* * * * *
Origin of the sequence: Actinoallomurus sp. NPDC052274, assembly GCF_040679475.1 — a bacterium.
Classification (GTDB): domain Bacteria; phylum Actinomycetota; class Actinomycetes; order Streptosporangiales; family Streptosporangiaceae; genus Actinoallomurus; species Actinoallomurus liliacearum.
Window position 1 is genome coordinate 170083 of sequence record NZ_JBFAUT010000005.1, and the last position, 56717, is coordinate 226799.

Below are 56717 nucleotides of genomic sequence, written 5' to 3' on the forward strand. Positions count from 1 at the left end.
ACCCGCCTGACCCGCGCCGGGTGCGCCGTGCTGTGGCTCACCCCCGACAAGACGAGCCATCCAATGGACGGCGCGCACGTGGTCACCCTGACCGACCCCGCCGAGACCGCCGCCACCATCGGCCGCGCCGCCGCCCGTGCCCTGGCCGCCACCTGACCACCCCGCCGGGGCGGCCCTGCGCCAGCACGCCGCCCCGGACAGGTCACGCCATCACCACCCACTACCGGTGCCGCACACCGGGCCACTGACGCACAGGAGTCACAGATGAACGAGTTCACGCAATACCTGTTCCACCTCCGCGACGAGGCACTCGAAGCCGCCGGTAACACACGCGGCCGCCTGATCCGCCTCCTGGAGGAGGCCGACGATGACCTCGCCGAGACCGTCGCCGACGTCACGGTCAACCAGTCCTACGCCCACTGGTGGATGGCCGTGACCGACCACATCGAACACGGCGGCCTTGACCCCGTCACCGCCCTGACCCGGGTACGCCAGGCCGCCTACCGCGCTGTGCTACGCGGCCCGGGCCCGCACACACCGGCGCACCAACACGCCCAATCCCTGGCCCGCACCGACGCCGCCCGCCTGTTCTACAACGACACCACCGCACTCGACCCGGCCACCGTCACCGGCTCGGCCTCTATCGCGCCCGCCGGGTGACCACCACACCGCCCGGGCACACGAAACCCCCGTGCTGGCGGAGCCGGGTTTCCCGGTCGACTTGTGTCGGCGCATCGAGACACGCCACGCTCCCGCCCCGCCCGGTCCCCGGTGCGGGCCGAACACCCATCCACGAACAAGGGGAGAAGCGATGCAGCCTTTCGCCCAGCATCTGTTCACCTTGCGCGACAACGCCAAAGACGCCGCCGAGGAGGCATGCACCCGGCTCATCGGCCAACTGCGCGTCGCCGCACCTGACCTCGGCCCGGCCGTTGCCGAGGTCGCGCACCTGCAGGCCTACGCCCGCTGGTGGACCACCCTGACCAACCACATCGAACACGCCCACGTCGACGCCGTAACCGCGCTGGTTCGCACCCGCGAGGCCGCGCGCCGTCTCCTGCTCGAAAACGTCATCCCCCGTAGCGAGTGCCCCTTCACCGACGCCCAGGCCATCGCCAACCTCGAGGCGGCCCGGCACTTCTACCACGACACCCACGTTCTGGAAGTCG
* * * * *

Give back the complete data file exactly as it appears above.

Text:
Origin of the sequence: Actinoallomurus sp. NPDC052274, assembly GCF_040679475.1 — a bacterium.
Classification (GTDB): domain Bacteria; phylum Actinomycetota; class Actinomycetes; order Streptosporangiales; family Streptosporangiaceae; genus Actinoallomurus; species Actinoallomurus liliacearum.
Window position 1 is genome coordinate 170083 of sequence record NZ_JBFAUT010000005.1, and the last position, 56717, is coordinate 226799.

Below are 56717 nucleotides of genomic sequence, written 5' to 3' on the forward strand. Positions count from 1 at the left end.
ACCCGCCTGACCCGCGCCGGGTGCGCCGTGCTGTGGCTCACCCCCGACAAGACGAGCCATCCAATGGACGGCGCGCACGTGGTCACCCTGACCGACCCCGCCGAGACCGCCGCCACCATCGGCCGCGCCGCCGCCCGTGCCCTGGCCGCCACCTGACCACCCCGCCGGGGCGGCCCTGCGCCAGCACGCCGCCCCGGACAGGTCACGCCATCACCACCCACTACCGGTGCCGCACACCGGGCCACTGACGCACAGGAGTCACAGATGAACGAGTTCACGCAATACCTGTTCCACCTCCGCGACGAGGCACTCGAAGCCGCCGGTAACACACGCGGCCGCCTGATCCGCCTCCTGGAGGAGGCCGACGATGACCTCGCCGAGACCGTCGCCGACGTCACGGTCAACCAGTCCTACGCCCACTGGTGGATGGCCGTGACCGACCACATCGAACACGGCGGCCTTGACCCCGTCACCGCCCTGACCCGGGTACGCCAGGCCGCCTACCGCGCTGTGCTACGCGGCCCGGGCCCGCACACACCGGCGCACCAACACGCCCAATCCCTGGCCCGCACCGACGCCGCCCGCCTGTTCTACAACGACACCACCGCACTCGACCCGGCCACCGTCACCGGCTCGGCCTCTATCGCGCCCGCCGGGTGACCACCACACCGCCCGGGCACACGAAACCCCCGTGCTGGCGGAGCCGGGTTTCCCGGTCGACTTGTGTCGGCGCATCGAGACACGCCACGCTCCCGCCCCGCCCGGTCCCCGGTGCGGGCCGAACACCCATCCACGAACAAGGGGAGAAGCGATGCAGCCTTTCGCCCAGCATCTGTTCACCTTGCGCGACAACGCCAAAGACGCCGCCGAGGAGGCATGCACCCGGCTCATCGGCCAACTGCGCGTCGCCGCACCTGACCTCGGCCCGGCCGTTGCCGAGGTCGCGCACCTGCAGGCCTACGCCCGCTGGTGGACCACCCTGACCAACCACATCGAACACGCCCACGTCGACGCCGTAACCGCGCTGGTTCGCACCCGCGAGGCCGCGCGCCGTCTCCTGCTCGAAAACGTCATCCCCCGTAGCGAGTGCCCCTTCACCGACGCCCAGGCCATCGCCAACCTCGAGGCGGCCCGGCACTTCTACCACGACACCCACGTTCTGGAAGTCG